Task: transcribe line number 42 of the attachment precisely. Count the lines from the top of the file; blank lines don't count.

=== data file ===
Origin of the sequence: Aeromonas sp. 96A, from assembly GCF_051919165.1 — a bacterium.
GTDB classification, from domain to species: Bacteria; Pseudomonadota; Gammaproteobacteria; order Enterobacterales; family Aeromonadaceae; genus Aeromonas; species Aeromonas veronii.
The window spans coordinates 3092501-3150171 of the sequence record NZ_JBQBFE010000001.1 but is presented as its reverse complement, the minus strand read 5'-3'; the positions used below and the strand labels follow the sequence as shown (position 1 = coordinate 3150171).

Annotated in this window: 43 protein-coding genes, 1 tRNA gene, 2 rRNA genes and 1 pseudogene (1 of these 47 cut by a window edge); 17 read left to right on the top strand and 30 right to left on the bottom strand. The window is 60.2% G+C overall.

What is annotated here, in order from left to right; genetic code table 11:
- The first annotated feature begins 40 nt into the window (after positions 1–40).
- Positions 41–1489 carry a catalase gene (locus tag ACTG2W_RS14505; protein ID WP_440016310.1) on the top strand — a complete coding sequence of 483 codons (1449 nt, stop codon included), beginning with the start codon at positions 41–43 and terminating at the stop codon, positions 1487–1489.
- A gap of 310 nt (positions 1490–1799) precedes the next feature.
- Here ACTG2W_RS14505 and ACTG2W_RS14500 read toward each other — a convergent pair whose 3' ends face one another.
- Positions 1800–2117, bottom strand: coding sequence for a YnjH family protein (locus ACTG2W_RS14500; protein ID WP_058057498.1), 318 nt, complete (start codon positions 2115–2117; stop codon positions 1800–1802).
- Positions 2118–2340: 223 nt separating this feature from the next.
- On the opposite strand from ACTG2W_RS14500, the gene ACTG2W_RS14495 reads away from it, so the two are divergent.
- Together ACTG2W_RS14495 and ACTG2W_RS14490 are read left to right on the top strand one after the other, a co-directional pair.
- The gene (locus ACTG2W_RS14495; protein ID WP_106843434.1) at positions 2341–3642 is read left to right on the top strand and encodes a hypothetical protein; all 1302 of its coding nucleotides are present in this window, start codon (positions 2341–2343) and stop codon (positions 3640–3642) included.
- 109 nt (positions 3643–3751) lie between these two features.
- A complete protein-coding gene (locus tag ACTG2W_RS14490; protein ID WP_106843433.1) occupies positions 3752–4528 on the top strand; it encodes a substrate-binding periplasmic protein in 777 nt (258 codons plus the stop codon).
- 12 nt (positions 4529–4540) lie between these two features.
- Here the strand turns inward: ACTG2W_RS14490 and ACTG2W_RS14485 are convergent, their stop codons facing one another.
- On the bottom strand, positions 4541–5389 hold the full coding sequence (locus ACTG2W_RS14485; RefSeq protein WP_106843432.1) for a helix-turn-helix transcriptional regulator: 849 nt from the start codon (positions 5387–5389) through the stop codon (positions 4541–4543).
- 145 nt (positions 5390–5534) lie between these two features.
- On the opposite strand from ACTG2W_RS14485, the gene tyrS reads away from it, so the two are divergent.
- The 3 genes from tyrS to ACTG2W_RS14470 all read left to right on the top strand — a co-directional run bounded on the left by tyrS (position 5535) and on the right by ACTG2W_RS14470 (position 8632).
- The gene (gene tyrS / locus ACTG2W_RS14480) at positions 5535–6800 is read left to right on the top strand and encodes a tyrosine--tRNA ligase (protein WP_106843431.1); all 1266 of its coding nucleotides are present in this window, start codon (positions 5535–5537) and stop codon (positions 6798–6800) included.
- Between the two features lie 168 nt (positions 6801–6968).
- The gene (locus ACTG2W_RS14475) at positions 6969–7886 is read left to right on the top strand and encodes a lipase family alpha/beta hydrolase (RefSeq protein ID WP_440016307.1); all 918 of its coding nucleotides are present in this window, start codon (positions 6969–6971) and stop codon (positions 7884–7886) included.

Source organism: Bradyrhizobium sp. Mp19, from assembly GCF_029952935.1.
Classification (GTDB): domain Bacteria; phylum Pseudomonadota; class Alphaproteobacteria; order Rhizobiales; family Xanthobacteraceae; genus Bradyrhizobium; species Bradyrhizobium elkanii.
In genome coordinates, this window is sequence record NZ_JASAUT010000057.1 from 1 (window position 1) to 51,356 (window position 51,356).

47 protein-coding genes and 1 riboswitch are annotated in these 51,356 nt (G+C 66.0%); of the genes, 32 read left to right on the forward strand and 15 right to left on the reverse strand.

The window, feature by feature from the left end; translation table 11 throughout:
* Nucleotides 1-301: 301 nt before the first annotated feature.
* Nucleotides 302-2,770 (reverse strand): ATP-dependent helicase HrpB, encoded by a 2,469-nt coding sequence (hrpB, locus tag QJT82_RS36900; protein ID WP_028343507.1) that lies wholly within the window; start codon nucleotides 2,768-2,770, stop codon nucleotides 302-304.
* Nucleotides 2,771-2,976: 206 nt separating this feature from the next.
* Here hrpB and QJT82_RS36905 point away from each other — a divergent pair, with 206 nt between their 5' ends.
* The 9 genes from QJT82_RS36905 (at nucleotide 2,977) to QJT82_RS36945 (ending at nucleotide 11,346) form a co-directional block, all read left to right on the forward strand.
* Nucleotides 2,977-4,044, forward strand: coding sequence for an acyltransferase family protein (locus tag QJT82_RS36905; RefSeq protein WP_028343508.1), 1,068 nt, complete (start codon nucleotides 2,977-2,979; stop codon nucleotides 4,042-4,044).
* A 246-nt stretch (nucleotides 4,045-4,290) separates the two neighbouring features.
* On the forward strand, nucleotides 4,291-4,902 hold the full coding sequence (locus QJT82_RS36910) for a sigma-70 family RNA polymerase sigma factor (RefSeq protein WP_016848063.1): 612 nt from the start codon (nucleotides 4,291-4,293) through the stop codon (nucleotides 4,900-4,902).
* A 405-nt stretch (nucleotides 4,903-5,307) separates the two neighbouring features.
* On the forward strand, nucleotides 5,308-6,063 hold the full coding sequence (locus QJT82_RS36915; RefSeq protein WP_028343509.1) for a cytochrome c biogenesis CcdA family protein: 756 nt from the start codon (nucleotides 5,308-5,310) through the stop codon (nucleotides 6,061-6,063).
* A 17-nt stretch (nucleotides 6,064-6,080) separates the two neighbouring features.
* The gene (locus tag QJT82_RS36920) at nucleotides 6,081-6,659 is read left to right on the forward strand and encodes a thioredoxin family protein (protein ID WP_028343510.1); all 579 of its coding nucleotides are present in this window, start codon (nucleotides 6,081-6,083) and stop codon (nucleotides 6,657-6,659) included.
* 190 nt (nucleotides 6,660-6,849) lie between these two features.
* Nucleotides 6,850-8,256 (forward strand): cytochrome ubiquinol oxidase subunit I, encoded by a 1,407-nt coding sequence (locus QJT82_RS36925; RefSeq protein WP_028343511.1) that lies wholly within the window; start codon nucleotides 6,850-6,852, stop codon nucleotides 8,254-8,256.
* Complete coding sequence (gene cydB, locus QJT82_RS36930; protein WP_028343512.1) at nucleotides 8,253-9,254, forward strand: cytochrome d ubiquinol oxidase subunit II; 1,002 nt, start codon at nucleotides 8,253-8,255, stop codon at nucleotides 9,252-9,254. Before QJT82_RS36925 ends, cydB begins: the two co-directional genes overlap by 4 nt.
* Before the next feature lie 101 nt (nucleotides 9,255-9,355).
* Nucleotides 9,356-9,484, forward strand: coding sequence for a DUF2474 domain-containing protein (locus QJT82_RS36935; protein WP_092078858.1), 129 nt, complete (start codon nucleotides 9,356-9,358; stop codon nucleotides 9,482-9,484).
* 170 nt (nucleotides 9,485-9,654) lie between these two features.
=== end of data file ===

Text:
* The gene (locus tag QJT82_RS36920) at nucleotides 6,081-6,659 is read left to right on the forward strand and encodes a thioredoxin family protein (protein ID WP_028343510.1); all 579 of its coding nucleotides are present in this window, start codon (nucleotides 6,081-6,083) and stop codon (nucleotides 6,657-6,659) included.